The Veiled Head sovereigns set spans two centuries, nine years, four mints and includes twenty-nine coins. This convenient number of coins makes a complete set well within the reach of all collectors, even those working on a modest budget over an extended period of time.
When Victoria’s subjects compared the Veiled Head portrait with the Jubilee design that it replaced, they regarded it as a far more appropriate and flattering image of Her Majesty. Victoria’s indomitable spirit, her unyielding loyalty to family and country are clearly conveyed in this most attractive and popular portrait. The number of sovereigns produced during this period, as well as the manner in which they were produced means that the Veiled Head sovereign has unique strike and wear properties.
On the 27th November 1892 it was decided that a new design by Thomas Brock be introduced. The reverse depicts St George mounted with a streamer flowing from his helmet, slaying the dragon with a sword. The date appears below the exergue line with the initials B.P. to the right, the mintmark (if applicable) appears in the centre of the exergue line directly above the date.
British Sovereigns are perhaps the most recognized gold coins in the world. The Queen Victoria “Old Head” variety is among the most popular and scarce, especially in select Almost Uncirculated (AU) condition.
Queen Victoria ruled England from 1838 to 1901, during the famous period in which “the sun never set on the British Empire.” Because of the length of her rule, the image of Victoria on British gold coinage was revised twice to reflect changes in her appearance. From 1838 to 1874, sovereigns featured the “Young Head” portrait of Victoria on the obverse with a shield design on the reverse. (In 1871, the reverse was changed to the traditional image of King George slaying the Dragon.) The next version of Victoria’s image, the so-called “Jubilee Head” portrait, appeared on sovereigns struck from 1887 to 1892. Finally, from 1893 until her death in 1901, British sovereigns featured what we call today the Victoria “Old Head” portrait. This image shows the mature queen, revered as the mother of the British Empire.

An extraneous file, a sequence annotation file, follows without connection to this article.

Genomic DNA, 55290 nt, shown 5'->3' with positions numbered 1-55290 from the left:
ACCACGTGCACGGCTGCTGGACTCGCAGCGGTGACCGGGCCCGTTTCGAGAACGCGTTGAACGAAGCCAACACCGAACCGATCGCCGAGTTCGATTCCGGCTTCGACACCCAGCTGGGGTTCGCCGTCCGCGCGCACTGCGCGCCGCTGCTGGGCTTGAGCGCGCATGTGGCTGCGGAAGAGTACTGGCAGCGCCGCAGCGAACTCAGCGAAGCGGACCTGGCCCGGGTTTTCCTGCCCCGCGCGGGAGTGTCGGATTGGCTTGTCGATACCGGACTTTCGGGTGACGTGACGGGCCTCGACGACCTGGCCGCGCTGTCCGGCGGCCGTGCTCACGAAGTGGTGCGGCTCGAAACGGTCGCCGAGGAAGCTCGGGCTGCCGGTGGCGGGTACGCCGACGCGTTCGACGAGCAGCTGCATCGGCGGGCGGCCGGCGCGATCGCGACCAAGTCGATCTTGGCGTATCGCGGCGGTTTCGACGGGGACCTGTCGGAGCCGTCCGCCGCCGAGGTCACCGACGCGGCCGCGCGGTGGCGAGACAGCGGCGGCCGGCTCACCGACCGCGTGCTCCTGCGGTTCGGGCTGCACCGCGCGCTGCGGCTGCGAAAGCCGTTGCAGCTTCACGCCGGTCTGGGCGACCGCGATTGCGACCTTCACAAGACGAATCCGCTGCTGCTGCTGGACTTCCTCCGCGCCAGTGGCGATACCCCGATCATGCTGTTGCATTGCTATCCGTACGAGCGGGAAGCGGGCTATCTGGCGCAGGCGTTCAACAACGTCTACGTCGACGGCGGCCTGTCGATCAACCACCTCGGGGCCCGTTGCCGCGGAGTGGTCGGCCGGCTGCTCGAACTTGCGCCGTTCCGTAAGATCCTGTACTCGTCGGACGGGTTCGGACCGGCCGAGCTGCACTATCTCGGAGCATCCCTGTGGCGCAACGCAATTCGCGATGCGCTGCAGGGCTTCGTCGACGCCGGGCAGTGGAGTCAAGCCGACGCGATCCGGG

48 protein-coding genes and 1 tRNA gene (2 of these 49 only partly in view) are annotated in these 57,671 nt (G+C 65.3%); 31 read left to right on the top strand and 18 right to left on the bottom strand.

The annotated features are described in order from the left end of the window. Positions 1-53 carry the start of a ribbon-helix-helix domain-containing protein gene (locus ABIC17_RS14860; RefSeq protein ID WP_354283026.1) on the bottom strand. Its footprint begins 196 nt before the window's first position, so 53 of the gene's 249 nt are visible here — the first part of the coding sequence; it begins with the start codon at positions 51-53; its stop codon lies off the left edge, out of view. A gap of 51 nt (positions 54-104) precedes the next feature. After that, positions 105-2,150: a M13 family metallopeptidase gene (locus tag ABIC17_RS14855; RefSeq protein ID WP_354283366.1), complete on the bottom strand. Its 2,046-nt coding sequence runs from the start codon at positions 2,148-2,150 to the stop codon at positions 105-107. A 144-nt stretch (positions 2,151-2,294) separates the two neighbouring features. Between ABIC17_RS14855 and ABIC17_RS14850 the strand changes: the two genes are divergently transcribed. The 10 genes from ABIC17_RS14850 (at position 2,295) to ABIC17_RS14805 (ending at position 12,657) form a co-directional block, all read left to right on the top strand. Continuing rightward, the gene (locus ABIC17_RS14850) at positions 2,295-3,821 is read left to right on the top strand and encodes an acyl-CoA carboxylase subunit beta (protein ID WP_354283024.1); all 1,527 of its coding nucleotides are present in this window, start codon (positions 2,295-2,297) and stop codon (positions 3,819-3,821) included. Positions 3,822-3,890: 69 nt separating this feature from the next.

Any of these Queen Victoria sovereigns are exceedingly difficult to source in Brilliant Uncirculated (BU) condition, although smalls caches are often located in Europe, often choice Almost Uncirculated (AU) coins. Less expensive than BU coins, these choice AU examples are unusually lovely for the grade.
|Gold Sovereign 1893 Proof||773||Rare||0||0|
|Gold Sovereign 1893||6,898,260||1,346,000||1,914,400||0|
|Gold Sovereign 1894||3,782,611||3,067,000||4,166,874||0|
|Gold Sovereign 1895||2,285,317||2,758,000||4,165,869||0|
|Gold Sovereign 1896||3,334,065||2,544,000||4,456,932||0|
|Gold Sovereign 1897||0||2,532,000||5,130,565||0|
|Gold Sovereign 1898||4,361,347||2,548,000||5,509,138||0|
|Gold Sovereign 1899||7,515,978||3,259,000||5,579,157||694,937|
|Gold Sovereign 1900||10,845,741||3,586,000||4,305,904||1,927,484|
|Gold Sovereign 1901||1,578,948||3,012,000||3,987,701||2,969,947|
Numismatic; the Australian Queen Victoria Veiled Head Gold Sovereigns.
Sir Thomas Brock’s popular Veiled Head portrait captures many of the values so closely attributed to Queen Victoria and her Australian citizens of the dawn of the 20th century – dignity, steadfast loyalty and sacrifice are all qualities that come to mind when viewing an Australian sovereign struck between 1893 and 1901.
As can be seen from the following table, nearly all Veiled Head Sovereigns are of a similar rarity, and there is just one coin that may become reasonably difficult to obtain. This balanced mix of rarity and availability makes the Veiled Head sovereign series an enjoyable and rewarding set to complete.
- Key Date: 1899 Perth
- Rare Dates: 1900 Perth, 1901 Perth, 1898 Sydney, 1897 Sydney, 1896 Sydney,
- Scarce Dates: 1893 Melbourne, 1895 Melbourne, 1900 Sydney,1901 Sydney.
When Queen Victoria died of old age in 1901, an entire era died with her. During the sixty-four years of her reign, Australia grew from a related group of regional colonies to become a federated nation standing independently in the world.
Victoria’s reign was the longest in the history of the British royal family, we can be certain that the memory of her beauty and character would have been kept alive for many years by the coins struck bearing her portrait.
As with each of the other Australian sovereign obverse types, Queen Victoria’s Veiled Head sovereigns offer themselves as an attractive window onto the monetary, economic and social events of their era.